To avoid a repeat of the Utah auction debacle, "we believe that industry deserves greater certainty when they go into [a] lease auction. They should never be given the false promise of a lease parcel next to a national park," Salazar said. "The reason that there is uncertainty [now] is because of the fact in [the] prior administration there were shortcuts taken," such as leasing parcels next to national parks, he noted.
IPAMS said it believes both producers and Interior needed to be held accountable to the public. "We are all accountable to the American public to ensure that responsible development occurs. As such, we don't believe it's unreasonable to ask the Department of Interior to explain the rationale for its decisions and express concern when trends are not headed in the right direction.
"The management of federal energy resources has profound implication for the cost of energy, job creation, revenue growth and economic activity. We were very encouraged to hear that Secretary Salazar believes 'it is important for the oil and gas industry to have certainty.' We look forward to meeting with Department of Interior to explore ideas about how America can more responsibly develop its federal energy resources," IPAMS said.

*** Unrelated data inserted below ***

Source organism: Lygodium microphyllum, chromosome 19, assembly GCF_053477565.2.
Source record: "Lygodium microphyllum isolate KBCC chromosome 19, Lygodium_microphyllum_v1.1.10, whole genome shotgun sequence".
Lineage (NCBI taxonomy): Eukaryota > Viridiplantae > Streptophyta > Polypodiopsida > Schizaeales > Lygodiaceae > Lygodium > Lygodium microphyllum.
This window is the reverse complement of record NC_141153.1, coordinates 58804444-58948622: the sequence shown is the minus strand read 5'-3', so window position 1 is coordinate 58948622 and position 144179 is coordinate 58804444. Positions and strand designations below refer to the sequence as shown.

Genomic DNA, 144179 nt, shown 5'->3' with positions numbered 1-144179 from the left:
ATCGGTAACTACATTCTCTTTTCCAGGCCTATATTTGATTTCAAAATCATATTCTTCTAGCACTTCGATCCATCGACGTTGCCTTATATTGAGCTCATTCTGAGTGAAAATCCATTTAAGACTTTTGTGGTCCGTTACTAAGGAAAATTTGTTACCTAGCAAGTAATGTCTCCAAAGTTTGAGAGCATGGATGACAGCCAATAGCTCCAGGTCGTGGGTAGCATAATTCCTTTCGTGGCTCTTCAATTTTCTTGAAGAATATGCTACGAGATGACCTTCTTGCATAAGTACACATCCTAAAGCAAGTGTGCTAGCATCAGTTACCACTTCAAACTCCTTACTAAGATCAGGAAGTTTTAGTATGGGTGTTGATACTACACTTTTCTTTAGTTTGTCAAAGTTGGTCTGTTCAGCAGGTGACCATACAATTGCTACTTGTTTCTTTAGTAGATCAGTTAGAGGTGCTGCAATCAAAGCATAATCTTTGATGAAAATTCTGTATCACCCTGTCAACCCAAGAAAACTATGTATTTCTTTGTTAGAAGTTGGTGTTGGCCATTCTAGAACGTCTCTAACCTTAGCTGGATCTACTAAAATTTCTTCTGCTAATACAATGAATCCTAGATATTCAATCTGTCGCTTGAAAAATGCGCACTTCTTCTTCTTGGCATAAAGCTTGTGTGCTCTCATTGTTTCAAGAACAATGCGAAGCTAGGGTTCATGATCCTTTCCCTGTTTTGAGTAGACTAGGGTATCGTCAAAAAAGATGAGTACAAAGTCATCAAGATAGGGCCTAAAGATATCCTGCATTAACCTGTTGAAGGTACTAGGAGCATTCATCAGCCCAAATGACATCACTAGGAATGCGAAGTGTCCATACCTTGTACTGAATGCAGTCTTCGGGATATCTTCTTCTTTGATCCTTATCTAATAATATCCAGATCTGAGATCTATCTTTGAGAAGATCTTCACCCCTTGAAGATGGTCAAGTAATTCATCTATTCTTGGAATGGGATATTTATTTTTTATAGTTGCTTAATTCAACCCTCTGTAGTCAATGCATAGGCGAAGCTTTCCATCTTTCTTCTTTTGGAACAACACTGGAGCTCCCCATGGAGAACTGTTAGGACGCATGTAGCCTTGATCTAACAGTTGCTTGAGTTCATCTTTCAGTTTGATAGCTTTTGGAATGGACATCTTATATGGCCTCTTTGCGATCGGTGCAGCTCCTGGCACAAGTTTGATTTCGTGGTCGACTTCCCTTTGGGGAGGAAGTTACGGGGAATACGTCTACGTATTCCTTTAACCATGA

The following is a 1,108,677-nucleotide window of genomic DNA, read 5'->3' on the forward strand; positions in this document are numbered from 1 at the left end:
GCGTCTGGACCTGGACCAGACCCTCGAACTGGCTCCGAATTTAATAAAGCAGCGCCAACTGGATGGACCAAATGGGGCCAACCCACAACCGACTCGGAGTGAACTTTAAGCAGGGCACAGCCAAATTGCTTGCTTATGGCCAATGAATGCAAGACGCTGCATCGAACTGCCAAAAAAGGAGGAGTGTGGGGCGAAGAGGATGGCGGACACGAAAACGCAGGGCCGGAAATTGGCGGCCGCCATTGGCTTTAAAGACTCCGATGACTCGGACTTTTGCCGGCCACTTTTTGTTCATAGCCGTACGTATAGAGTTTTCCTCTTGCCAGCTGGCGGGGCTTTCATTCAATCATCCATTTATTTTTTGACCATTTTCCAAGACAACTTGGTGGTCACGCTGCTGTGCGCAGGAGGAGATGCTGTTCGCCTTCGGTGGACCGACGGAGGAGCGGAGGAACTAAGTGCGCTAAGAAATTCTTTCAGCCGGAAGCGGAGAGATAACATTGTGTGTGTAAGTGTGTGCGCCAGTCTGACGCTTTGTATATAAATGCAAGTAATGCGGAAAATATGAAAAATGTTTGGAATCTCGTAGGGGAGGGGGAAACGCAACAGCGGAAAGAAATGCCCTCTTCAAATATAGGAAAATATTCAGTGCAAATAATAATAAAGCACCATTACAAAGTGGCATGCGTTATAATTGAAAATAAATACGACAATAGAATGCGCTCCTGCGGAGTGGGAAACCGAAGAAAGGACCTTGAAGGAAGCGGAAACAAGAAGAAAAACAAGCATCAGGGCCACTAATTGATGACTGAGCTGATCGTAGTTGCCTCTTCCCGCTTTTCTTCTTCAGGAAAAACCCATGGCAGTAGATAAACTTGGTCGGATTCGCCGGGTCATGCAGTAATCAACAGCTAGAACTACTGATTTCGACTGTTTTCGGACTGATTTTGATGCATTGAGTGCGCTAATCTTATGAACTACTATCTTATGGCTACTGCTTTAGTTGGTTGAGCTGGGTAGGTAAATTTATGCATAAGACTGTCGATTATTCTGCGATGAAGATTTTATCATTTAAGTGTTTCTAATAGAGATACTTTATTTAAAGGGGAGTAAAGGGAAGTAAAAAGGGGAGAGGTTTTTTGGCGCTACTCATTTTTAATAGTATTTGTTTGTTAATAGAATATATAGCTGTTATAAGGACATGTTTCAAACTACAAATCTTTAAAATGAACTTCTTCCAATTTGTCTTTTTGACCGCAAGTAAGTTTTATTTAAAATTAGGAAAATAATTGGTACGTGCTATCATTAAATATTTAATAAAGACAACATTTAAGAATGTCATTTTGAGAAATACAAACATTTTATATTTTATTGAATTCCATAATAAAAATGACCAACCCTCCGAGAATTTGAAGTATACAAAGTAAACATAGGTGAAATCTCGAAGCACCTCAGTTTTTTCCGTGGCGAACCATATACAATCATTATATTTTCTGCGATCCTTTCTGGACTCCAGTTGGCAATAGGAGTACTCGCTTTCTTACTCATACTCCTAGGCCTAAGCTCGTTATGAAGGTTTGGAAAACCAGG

The American Petroleum Institute (API), which represents major producers, echoed the sentiment. "While we appreciate the already anticipated lease sale announcement for 2010, the oil and natural gas industry, which supports 9.2 million American jobs, believes more can be done to expand the economy and create new jobs. We want to be part of the solution and a constructive partner in a comprehensive energy policy that could create over a hundred thousand new jobs and we are ready to meet with Secretary Salazar to help advance our shared objectives," API President Jack Gerard said.
The 2010 schedule calls for onshore auctions in New Mexico (three), Montana (five), Wyoming (four), Colorado (four), Utah (four), Eastern States (four), Nevada (three), California (four), Oregon (three) and New Mexico (three), and in Alaska's National Petroleum Reserve (one). Salazar said he also expects to complete his evaluation of the existing 2007-2010 OCS leasing plan, which was vacated and remanded by the U.S. Court of Appeals for the District of Columbia Circuit in April, "in the near future" (see NGI, April 20).